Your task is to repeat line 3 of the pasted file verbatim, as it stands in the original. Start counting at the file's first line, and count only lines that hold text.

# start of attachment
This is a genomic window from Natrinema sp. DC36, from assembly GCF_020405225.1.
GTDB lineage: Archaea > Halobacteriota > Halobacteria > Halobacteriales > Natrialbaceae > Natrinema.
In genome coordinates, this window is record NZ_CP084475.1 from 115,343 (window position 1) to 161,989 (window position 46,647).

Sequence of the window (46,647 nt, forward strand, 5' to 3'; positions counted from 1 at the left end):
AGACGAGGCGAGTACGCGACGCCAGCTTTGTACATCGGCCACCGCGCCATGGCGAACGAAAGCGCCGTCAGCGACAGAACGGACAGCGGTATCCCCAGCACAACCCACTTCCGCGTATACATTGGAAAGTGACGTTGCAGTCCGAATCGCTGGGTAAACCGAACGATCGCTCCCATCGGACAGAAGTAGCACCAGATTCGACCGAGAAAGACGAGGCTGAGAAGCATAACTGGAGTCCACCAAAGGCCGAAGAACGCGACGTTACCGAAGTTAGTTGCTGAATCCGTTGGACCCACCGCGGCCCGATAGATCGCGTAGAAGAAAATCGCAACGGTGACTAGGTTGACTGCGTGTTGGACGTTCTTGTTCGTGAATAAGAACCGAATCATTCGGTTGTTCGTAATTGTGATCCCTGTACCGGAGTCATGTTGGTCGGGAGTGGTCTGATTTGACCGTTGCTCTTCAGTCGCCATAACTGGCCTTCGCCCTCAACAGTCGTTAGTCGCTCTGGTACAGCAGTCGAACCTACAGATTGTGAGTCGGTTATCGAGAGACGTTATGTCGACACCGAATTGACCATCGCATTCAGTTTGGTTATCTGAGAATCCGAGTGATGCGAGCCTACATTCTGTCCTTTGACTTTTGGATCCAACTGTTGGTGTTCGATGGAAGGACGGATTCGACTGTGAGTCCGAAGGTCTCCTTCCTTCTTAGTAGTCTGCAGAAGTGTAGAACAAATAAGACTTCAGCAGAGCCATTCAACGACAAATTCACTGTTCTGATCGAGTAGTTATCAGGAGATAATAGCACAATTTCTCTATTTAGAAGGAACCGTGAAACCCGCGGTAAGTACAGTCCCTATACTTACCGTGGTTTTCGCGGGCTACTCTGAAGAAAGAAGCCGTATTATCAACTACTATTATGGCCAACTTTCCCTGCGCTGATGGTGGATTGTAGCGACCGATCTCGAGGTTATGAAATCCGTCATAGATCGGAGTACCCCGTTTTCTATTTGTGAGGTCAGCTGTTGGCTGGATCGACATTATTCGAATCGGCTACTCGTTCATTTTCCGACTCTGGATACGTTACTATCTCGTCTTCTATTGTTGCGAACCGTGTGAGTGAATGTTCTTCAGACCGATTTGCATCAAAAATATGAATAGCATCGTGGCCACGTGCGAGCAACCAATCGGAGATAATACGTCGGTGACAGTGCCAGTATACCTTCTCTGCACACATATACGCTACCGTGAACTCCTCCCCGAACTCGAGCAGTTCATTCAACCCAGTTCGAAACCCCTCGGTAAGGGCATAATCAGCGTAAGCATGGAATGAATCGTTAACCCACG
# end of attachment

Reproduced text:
In genome coordinates, this window is record NZ_CP084475.1 from 115,343 (window position 1) to 161,989 (window position 46,647).